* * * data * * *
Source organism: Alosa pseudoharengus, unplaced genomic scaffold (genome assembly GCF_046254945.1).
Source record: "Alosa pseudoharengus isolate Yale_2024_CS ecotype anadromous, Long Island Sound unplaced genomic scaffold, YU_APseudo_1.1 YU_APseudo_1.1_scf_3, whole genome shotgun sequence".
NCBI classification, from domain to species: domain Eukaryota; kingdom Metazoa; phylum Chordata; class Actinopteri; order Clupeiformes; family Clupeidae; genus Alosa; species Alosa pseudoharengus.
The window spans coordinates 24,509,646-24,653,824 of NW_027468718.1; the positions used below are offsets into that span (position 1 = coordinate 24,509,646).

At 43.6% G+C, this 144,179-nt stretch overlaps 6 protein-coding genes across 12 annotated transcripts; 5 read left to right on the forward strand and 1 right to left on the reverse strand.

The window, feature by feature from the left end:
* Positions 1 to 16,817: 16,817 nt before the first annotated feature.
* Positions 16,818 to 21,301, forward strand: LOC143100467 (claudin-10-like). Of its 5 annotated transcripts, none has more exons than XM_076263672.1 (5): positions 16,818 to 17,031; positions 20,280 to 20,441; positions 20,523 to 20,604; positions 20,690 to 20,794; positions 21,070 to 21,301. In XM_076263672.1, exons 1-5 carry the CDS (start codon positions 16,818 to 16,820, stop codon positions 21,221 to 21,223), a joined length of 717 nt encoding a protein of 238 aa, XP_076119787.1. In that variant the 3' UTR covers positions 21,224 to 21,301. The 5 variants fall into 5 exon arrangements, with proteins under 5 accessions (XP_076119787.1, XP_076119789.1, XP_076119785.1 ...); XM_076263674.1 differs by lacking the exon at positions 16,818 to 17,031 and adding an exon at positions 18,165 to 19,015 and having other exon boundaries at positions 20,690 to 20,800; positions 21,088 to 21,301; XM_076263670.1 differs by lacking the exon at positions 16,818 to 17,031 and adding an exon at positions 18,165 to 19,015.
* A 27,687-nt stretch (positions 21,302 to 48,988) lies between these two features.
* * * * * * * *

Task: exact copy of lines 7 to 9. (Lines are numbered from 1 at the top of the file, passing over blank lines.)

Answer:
* Positions 1 to 16,817: 16,817 nt before the first annotated feature.
* Positions 16,818 to 21,301, forward strand: LOC143100467 (claudin-10-like). Of its 5 annotated transcripts, none has more exons than XM_076263672.1 (5): positions 16,818 to 17,031; positions 20,280 to 20,441; positions 20,523 to 20,604; positions 20,690 to 20,794; positions 21,070 to 21,301. In XM_076263672.1, exons 1-5 carry the CDS (start codon positions 16,818 to 16,820, stop codon positions 21,221 to 21,223), a joined length of 717 nt encoding a protein of 238 aa, XP_076119787.1. In that variant the 3' UTR covers positions 21,224 to 21,301. The 5 variants fall into 5 exon arrangements, with proteins under 5 accessions (XP_076119787.1, XP_076119789.1, XP_076119785.1 ...); XM_076263674.1 differs by lacking the exon at positions 16,818 to 17,031 and adding an exon at positions 18,165 to 19,015 and having other exon boundaries at positions 20,690 to 20,800; positions 21,088 to 21,301; XM_076263670.1 differs by lacking the exon at positions 16,818 to 17,031 and adding an exon at positions 18,165 to 19,015.
* A 27,687-nt stretch (positions 21,302 to 48,988) lies between these two features.